Anyway, let’s get back to the story.

When I was sent to the US contrary to my own wishes, I wondered how I always managed to end up on the difficult path against my own intentions. But it was decided, there was nothing I could do about it. I started studying English really hard. After studying English for about two months in Japan, I left for the US. If you think you would be able to speak English no problem after two months of studying, you would be totally wrong. After I arrived in the US, I couldn’t even manage to order myself a hamburger! That was how I started my life there! I went to a language school in the US under these conditions but I only had 2 months until the start of flight training. When you are learning a language, 2 months is very short but it was a very significant period from other aspects. I was lucky enough to have the chance to visit the Johnson Space Center during a training weekend! Since I was little, I had always been interested in space and I found everything very interesting and even though I didn’t understand English, I remember looking around really diligently. The two things that impressed me in particular were the enormity of the Saturn rocket and the fact that the US had already sent men to the moon before I was even born. From this point on I really felt the national power of the US and thought that it was a country that we should never fight against in the future (I was a member of the Self-Defense Force so I often thought of military security guarantees).

My two months of language training in the US was over in a flash and I began flight training for the T-38. I had a really hard time during the training with my low level of English! Here is an example. When communicating with the air-traffic controller, you use the phrase, ‘Say again’ when the other person says something you don’t understand. One day, I was alone in a T-38 (solo flight training), heading towards the training area.

Me: Memphis center. Lancer ○○FL240. (I had reached 24000 feet and was leveling off)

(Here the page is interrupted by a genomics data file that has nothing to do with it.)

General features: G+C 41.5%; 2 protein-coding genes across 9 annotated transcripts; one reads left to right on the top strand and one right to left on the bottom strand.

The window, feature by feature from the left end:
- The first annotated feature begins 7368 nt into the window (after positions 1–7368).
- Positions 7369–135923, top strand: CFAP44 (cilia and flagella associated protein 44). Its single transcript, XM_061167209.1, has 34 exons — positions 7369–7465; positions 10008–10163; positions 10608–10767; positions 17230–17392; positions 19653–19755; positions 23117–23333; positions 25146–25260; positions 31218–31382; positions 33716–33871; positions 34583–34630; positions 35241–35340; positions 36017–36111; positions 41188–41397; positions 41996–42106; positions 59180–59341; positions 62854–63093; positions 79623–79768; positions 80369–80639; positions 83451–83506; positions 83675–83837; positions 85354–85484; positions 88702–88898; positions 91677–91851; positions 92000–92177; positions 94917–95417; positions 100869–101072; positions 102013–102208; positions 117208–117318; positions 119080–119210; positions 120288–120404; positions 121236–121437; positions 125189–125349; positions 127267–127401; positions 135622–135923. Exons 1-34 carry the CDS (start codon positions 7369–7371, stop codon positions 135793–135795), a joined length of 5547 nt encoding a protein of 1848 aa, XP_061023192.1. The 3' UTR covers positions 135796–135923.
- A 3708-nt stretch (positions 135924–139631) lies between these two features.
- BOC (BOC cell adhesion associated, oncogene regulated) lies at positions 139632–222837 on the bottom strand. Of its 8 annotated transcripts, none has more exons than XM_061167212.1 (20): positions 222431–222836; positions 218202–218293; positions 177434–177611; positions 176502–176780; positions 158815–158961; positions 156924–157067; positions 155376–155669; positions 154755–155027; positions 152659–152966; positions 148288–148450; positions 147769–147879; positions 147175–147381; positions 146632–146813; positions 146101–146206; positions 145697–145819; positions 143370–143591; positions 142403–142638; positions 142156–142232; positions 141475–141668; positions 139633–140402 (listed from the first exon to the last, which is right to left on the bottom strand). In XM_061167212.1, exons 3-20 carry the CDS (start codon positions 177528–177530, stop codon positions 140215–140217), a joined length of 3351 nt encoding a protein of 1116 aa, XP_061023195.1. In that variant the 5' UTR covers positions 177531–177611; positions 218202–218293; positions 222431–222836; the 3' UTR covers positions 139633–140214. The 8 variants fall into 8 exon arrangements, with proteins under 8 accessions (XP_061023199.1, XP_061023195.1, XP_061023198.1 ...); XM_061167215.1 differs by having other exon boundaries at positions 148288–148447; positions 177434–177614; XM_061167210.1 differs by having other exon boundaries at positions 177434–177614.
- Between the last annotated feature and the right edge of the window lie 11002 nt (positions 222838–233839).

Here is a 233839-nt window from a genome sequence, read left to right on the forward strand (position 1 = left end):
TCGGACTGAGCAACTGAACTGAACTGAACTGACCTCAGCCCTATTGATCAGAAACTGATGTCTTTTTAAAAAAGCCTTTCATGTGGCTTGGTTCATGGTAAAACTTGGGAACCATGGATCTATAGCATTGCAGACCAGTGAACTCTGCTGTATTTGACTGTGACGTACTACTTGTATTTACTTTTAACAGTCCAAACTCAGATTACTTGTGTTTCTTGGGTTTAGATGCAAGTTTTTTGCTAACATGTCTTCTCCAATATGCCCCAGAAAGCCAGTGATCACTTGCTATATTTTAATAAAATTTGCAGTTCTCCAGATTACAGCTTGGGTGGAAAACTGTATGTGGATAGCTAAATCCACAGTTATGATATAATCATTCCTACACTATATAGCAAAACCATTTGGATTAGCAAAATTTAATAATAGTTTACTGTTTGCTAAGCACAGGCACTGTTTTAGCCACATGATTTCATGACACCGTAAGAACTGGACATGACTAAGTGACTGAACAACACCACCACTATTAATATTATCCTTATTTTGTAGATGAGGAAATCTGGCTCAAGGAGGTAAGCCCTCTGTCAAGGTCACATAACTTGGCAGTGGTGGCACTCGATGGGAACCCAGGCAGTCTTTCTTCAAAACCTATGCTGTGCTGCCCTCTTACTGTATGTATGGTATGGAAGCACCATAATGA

Controller: ○○××△△

??!! (I have no idea what he said...I’ll get it this time) Say again?

Controller: ………Say again?

Me: !?!? (Oh no!) Say again?

Controller: ………Sorry…I don't understand you.

Me: (Oh no! Oh no! Help! Help!) Disregard...

Controller: ………Roger…

There is no way that flight training is going to go smoothly under these conditions! I devoted all my energy to English and flight training. Even when I was in the bath or bed, I was reading aircraft manuals and I worked on memorizing what was written there.

Thanks to these efforts, mutual understanding started to go a little bit better, at least for English that used terms from US army manuals.

When I managed to get to the stage in my training in the US where it looked like I would be able to obtain the wing mark which was the mark of a pilot, a new type of training started. After completing T-38 training, we had to move on a trial of the fighter jet operation course using AT-38 in the US! No Japanese person had ever taken this course before so there was no one I could ask when I didn’t understand as I had done in the past. I got more and more anxious as I thought about how hard things were going to get on this course. And on top of that, in order to participate in the fighter jet operation training, I had to go through g-force resistance training again. The result of trying my hardest during g-force resistance training was:

Situation during training

Operator: 2g…3g……

Me:「Grayout! (when the blood supply to your brain is insufficient and you can no longer see colours, only black and white) Hook, hook, hook… (Starting a special breathing method in which you strain your lower body and stomach. The blood then flows back into your brain and you can see colours again.)

Operator: 4g…5g…6g…

Me: Hook. Hook. (This is not good. I’ve lost the colors in my sight again. I have to try harder!) Hook…no, it’s no good. I can’t see what’s in front of me! (This is known as a black out. You are still conscious and your eyes are open but there is not enough blood supply and you can’t see out of your eyes. Everything goes black. This is the stage just before losing consciousness!)

Then I lost consciousness!! The operator pushed the emergency stop button and a loud buzzer began to sound.

Operator: Kimiya! Kimiya! Are you OK? Are you OK?

Quite a few seconds later.

Me: (jittery ? moving in spasms, I open my eyes) What? Em… (my brain wasn’t working properly for a while so I didn’t comprehend the situation and I was talking in Japanese!)

Operator: Kimiya! Kimiya! Are you OK?

30 seconds after losing consciousness:

Me: (suddenly understanding the situation) Oh!! I'm sorry! Yeah! I'm alright! I'm so sorry!

Operator: That's alright...

Me: (I lost consciousness again this time. Not to mention my neck really, really hurts due to whiplash.)

As you would expect, I totally lost my confidence after this third time and I started to think that I had made a mistake in trying to become a fighter pilot.